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This is me about to try not drowning while snorkeling.  To this point I had never snorkeled successfully, that is, without retching up water.  Must say I got pretty good, enough to qualify for the scuba lesson later in the day.  All the underwater pictures were made with a small Kodak disposable built for water down to 30 feet.  The coral colors were not as bright, since the days were overcast.  The little fish in the third and fourth frames was defending his coral, and would charge the camera.  In the nose on shot he was only a foot from the camera, the side one was closer.  It was a draw between us. 
More corals, and a few fish.  The blue curvy things are scallops, I never knew they had colors.  And they had some remarkable colors, really stunning combinations, bright, and all different colors to boot.  They were definitely the most colorful life down there, even with no sun.  It seemed they possessed some weird phosphorescence that lit them internally, it was eerie how they looked.  And we saw a nest of large ones, each one about a foot across.  Liz found the shell of one washed up and buried on the beach, picture somewhere below.
This is me from below.  A shark took this picture, just before returning home for the larger bottle of catsup.  Yum Yum!  The next three pictures are from the best moments on the island.  Unfortunately I had not yet learned night photography with my camera.   So two are from Liz, who used a flash, and the last is from me, who didn't.  Many of these other Noah pictures are also from Liz or Pamela, for this trip we shared all the digitals. 

When returning from our remote snorkeling session on the second day, we hung around the main dining area for drinks.  I think the last picture on this page is from then.  Anyway, we noticed the staff setting up seating mats, tables, candles, and other stuff on the main beach, enough to seat a couple dozen folks.  We asked what was happening. Found out about the beach side appetizers scheduled before dinner, a different approach, sort of picnicy.  Sounded nice.  Later they told us to not come to the appetizer area, instead they had a little surprise for us at 6pm, just report to the pier.  

I thought they were having us eat away from the crowd, and couldn't figure out what reason.  We showed up, they loaded the three of us, our rec guide, a guitar player and another guy, and an armed guard (of course) into a boat, and off we went.  Six o'clock was right around dusk, so it was getting dark.  The guitar player was playing and singing, soft ballads, mostly in Tagalog, while we drove along.  We were very much wondering what was up.  They took us around to the picnic beach, seen below (the picnic lunch below took place earlier in the day).  Randy and our rec leader (whose name escapes me at the moment, Liz do you remember her?) had arranged to have a private appetizer and serenade session, just for us three.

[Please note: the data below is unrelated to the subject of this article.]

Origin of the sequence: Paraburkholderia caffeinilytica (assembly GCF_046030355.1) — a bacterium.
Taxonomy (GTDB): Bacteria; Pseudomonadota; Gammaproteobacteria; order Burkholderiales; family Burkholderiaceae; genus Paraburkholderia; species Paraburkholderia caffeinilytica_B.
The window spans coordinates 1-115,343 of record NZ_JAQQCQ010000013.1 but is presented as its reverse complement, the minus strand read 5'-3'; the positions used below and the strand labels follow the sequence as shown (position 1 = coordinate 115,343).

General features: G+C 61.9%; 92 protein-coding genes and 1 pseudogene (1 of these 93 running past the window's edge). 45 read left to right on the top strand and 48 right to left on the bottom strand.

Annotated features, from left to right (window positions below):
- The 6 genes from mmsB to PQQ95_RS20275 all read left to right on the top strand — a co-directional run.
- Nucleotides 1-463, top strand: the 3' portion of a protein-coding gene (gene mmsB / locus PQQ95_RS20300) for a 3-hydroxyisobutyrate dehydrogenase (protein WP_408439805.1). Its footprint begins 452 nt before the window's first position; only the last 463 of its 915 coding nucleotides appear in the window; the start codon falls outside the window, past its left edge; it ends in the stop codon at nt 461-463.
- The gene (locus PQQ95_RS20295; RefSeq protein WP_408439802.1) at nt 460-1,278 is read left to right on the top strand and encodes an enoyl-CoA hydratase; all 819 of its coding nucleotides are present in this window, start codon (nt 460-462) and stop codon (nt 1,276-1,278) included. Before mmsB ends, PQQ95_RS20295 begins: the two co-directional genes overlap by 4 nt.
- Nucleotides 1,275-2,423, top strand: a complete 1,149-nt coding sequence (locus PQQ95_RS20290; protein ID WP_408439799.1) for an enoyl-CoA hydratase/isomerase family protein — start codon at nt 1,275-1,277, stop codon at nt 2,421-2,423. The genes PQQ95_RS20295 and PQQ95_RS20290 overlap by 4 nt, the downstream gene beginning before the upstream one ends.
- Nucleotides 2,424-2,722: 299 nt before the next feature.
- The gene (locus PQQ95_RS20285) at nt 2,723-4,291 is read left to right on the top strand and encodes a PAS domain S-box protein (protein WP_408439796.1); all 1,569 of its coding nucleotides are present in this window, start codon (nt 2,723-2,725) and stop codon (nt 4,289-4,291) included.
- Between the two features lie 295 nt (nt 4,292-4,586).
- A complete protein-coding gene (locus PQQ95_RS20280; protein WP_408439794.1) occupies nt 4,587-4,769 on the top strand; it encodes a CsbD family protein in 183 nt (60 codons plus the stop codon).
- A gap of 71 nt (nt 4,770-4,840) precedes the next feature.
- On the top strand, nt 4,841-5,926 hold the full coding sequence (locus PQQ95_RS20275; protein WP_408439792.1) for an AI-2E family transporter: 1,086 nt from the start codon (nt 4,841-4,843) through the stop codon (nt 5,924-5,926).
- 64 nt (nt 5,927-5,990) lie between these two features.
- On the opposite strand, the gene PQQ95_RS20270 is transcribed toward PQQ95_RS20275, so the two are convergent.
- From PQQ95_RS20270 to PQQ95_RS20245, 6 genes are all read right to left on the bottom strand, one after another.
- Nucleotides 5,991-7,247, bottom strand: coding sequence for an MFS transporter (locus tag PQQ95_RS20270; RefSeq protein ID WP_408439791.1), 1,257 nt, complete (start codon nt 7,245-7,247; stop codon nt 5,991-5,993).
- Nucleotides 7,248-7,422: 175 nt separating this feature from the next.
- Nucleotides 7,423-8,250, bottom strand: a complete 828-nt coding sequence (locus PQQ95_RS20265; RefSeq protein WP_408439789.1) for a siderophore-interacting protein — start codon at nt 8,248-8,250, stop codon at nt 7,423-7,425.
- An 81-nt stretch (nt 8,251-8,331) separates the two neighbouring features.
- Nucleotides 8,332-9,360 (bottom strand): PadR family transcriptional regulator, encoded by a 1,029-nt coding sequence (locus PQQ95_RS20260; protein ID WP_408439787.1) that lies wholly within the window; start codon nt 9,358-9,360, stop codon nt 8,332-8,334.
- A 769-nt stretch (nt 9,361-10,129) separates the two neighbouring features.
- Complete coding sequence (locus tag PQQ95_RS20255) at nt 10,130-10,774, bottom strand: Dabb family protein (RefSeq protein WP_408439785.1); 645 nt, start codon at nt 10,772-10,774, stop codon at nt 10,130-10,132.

They had placed about 30 or so candles all around a table.  Some where on rocks in the water, some on the ground, some in trees, some perched in cavities in the fairly shear cliff wall.  The effect was stunning, took your breath away.  And you know how much I like to talk!  The guy was still lighting candles and mosquito sticks.  On the table was wine, appetizers, and candles.  The boat dropped us off and drove away, even carried of the ever present armed guard.  For the next hour we were sang to, listened to the water lap at our feet (about 5 feet away at this point), made song requests, and generally missed the hell out of our respective mates and spouses.  There are a couple mpegs where you can hear them singing, though they are too dark to see anything, I'll try to post them.

The best moments of the whole weekend!

 This is picnic time, earlier in the day.  A boat took us all to a beach on the other side of the island.  We had already checked it out while kayaking, as the water just off the beach is deep, and had some excellent coral scenery.  After eating we could snorkel some before getting picked up.

Piles of grilled food, and other great items. Those things on the grill that look like lobster tails are really whole squids.  Body about 4-5 inches long, maybe an inch or two in diameter, plus tentacles.  They swell up when cooked, becoming big brother versions of the calamari rings we're used to in CA. 

The night time serenade was here, incredibly romantic!

 Pamela and myself waiting for lunch preparations to complete.  Liz found that shell right on the beach.  Saw a 3 inch piece of what she thought was a small shell.  Started digging it out, kept digging, and pulled this beauty out.  I told her to model it a little more appropriately, but she wasn't taking offers.  Afterwards it got tossed back in the water for the next explorer to discover.

The only person with enough cajones to ask one to the security guards for a picture was Pamela.  Liz and I thought security wouldn't want pictures, but this guy perked up and put on a pose.  A great picture!  All of the guards were basically like this guy.  And they either had army type boots or the little shower slipper flip flops on.  Pistol grip rifles, some sawed offs, and flip flops.  Yeesssss!

 Just a miscellaneous day time shot.  With Superman walking by, I'm feeling pretty safe at this point.



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